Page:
In the traditional approaches, some described above, a single data model is used together with the related services, for writing and reading operations. This often leads to the creation of suboptimal models that often expose lots of information. Furthermore, this can lead to an excessive coupling between the model and the client code that uses it.

Command Query Responsibility Segregation (CQRS) is an architectural pattern which separates the responsibility for modifying data (Command) from reading them (Query). The formalization of this approach is generally attributed to Greg Young.

The use of two different models for writing and reading operations, in scope of CQRS, allows instead to design and optimize each model for its responsibilities. In addition to this, the use of distinct models also allows the selection of the most appropriate technologies. For example, we could decide to use different persistence mechanisms: for reading could be more appropriate to use a relational DB, while in writing we would prefer a NoSQL.

As soon as the reading and writing models are separated, the infrastructure could easily scale to best fit the needs. It often happens that the number of writings in a system is much lower than the readings. Therefore, using separate models and technologies will let scale differently the infrastructure related to the reading, in respect to the writing one.

Obviously the two models must be synchronized to ensure that the read information are consistent with the written ones. The consistency could not be immediate but must be eventually achieved. In DDD, synchronization occurs through the Domain Event generated by the aggregates.

The use of Domain Events to synchronize the reading model with the writing model has only one cons: generally the event emission and persistence are not transactional. This is due to the fact that the message management system and the persistence system are separate systems (e.g. RabbitMQ and SQL Server).

Event sourcing

Event sourcing (ES) overcomes the problem described above in an extremely elegant way. Let’s see how.

Normally to persist an aggregate at a given moment, its state is saved to a database. Using ES instead, what is saved is not the current state of the aggregate but the sequence of Domain Events that led the aggregate into its current state. To load an aggregate it is sufficient to read all the events associated with it and to replay them.

In this way, every time an aggregate is modified, a new record is appended to the flow of the events that represent it instead of updating an existing record. This approach is very efficient because it eliminates the risk of concurrent locking on table records and, consequently, the possibility of deadlocks between different writing threads.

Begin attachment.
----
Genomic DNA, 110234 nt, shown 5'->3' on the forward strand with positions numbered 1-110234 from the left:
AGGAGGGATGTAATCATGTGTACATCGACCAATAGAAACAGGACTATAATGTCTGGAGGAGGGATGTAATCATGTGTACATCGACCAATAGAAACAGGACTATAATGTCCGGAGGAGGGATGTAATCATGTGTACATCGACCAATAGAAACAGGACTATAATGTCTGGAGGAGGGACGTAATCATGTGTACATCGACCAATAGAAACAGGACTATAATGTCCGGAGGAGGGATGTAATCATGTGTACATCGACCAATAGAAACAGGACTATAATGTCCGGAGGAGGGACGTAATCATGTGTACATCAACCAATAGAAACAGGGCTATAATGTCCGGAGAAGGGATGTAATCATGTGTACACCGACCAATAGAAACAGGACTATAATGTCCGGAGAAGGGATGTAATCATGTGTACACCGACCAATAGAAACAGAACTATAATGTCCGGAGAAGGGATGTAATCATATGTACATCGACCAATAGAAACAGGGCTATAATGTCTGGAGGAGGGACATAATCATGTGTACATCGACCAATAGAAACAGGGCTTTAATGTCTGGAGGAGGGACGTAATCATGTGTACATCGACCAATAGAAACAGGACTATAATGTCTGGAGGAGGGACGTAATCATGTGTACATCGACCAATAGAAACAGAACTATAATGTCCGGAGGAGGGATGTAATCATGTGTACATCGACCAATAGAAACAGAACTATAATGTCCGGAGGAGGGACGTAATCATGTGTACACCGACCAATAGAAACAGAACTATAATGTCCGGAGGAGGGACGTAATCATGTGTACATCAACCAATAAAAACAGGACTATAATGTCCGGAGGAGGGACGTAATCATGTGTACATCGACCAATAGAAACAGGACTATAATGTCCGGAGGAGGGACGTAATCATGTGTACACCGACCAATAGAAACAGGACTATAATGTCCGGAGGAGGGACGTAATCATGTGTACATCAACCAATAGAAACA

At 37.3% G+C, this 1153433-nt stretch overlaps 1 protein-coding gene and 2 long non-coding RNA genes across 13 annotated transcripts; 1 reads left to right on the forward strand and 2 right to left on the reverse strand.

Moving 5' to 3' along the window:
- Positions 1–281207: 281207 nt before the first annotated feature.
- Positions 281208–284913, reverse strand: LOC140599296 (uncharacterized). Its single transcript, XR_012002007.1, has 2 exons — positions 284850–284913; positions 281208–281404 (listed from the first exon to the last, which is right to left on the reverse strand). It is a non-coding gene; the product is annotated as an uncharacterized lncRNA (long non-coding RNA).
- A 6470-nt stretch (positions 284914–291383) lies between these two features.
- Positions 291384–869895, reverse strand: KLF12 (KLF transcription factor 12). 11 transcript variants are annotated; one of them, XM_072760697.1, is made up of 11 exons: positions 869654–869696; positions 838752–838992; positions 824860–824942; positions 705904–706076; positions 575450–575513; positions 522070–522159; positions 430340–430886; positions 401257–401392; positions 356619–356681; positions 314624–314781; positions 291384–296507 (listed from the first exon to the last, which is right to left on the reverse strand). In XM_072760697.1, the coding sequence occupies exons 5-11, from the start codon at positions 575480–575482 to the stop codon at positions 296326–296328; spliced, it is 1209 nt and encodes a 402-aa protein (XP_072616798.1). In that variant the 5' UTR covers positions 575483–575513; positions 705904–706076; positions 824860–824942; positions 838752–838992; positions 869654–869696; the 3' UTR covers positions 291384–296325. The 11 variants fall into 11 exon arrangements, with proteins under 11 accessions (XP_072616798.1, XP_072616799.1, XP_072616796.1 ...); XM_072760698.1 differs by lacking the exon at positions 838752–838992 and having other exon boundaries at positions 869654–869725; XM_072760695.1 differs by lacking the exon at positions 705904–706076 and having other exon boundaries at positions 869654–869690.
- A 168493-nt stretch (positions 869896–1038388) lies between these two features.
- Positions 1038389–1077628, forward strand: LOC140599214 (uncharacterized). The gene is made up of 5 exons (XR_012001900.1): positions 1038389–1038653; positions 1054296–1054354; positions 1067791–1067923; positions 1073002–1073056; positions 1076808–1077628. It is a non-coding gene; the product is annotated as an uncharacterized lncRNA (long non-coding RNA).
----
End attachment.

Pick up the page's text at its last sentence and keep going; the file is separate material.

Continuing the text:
This type of persistence is called event store. You can create your own event store as described in Vaughn Vernon’s book, using a relational database, or, as we’ll see later, you can use an existing product that provides this specific functionality.

Back to the problem of non-transactionality mentioned above, using an event store you have a single place where the Domain Events and, implicitly, the status of the aggregates are saved. It is therefore sufficient to read the unpublished events from the event store to avoid risks of inconsistency between the writing and reading models.

The application

Let’s have hands on. To deep dive on the architectural patterns briefly described above, and experiment them practically, I decided to develop a test application with the aim of implementing an aggregate according to the Event Sourcing paradigm, and to create a separate reading model that could be used to feed the pages of the Web application.

Moreover, I wanted to use Event Store in order to persist events. As the name suggests, Event Store is an event store developed, among the others, by Greg Young.

The application allows you to create carts and add products by specifying the quantity. The use cases are very simple:

  • it is be possible to create a cart by supplying the customer to whom it belongs;
  • it is be possible to add a product to the cart specifying the quantity, provided that the product is not already in the cart;
  • it is possible to change the quantity of a product already in a cart;
  • finally, for each product it should not be possible to add more than 50 units.

I developed the application using ASP.NET Core, C# and Docker.

Model an aggregate following Event Sourcing

To deal with the problem described above, I started from modeling the Cart aggregate. Following a classic approach, I started thinking about the classes’ properties that I would have to persist on the database using Entity Framework but, after an initial indecision, I changed the approach.